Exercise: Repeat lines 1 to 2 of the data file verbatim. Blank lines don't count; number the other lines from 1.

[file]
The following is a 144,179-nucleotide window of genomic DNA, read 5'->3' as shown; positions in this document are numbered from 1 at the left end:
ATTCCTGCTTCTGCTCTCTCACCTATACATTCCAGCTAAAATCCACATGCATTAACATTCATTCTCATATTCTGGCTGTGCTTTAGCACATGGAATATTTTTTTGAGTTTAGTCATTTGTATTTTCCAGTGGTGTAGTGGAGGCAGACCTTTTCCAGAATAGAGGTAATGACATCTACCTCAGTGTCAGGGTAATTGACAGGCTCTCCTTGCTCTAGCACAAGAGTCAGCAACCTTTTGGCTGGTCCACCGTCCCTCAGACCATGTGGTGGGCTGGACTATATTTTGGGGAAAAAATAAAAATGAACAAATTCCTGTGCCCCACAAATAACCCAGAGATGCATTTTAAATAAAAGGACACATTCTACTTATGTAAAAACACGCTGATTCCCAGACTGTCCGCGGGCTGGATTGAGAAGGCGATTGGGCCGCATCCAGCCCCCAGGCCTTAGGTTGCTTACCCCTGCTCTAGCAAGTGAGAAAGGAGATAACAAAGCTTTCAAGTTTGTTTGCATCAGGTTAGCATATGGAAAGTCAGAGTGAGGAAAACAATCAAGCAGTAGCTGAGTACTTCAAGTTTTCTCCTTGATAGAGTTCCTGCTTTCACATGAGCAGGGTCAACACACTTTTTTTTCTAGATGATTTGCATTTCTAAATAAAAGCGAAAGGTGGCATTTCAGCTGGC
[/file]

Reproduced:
The following is a 144,179-nucleotide window of genomic DNA, read 5'->3' as shown; positions in this document are numbered from 1 at the left end:
ATTCCTGCTTCTGCTCTCTCACCTATACATTCCAGCTAAAATCCACATGCATTAACATTCATTCTCATATTCTGGCTGTGCTTTAGCACATGGAATATTTTTTTGAGTTTAGTCATTTGTATTTTCCAGTGGTGTAGTGGAGGCAGACCTTTTCCAGAATAGAGGTAATGACATCTACCTCAGTGTCAGGGTAATTGACAGGCTCTCCTTGCTCTAGCACAAGAGTCAGCAACCTTTTGGCTGGTCCACCGTCCCTCAGACCATGTGGTGGGCTGGACTATATTTTGGGGAAAAAATAAAAATGAACAAATTCCTGTGCCCCACAAATAACCCAGAGATGCATTTTAAATAAAAGGACACATTCTACTTATGTAAAAACACGCTGATTCCCAGACTGTCCGCGGGCTGGATTGAGAAGGCGATTGGGCCGCATCCAGCCCCCAGGCCTTAGGTTGCTTACCCCTGCTCTAGCAAGTGAGAAAGGAGATAACAAAGCTTTCAAGTTTGTTTGCATCAGGTTAGCATATGGAAAGTCAGAGTGAGGAAAACAATCAAGCAGTAGCTGAGTACTTCAAGTTTTCTCCTTGATAGAGTTCCTGCTTTCACATGAGCAGGGTCAACACACTTTTTTTTCTAGATGATTTGCATTTCTAAATAAAAGCGAAAGGTGGCATTTCAGCTGGC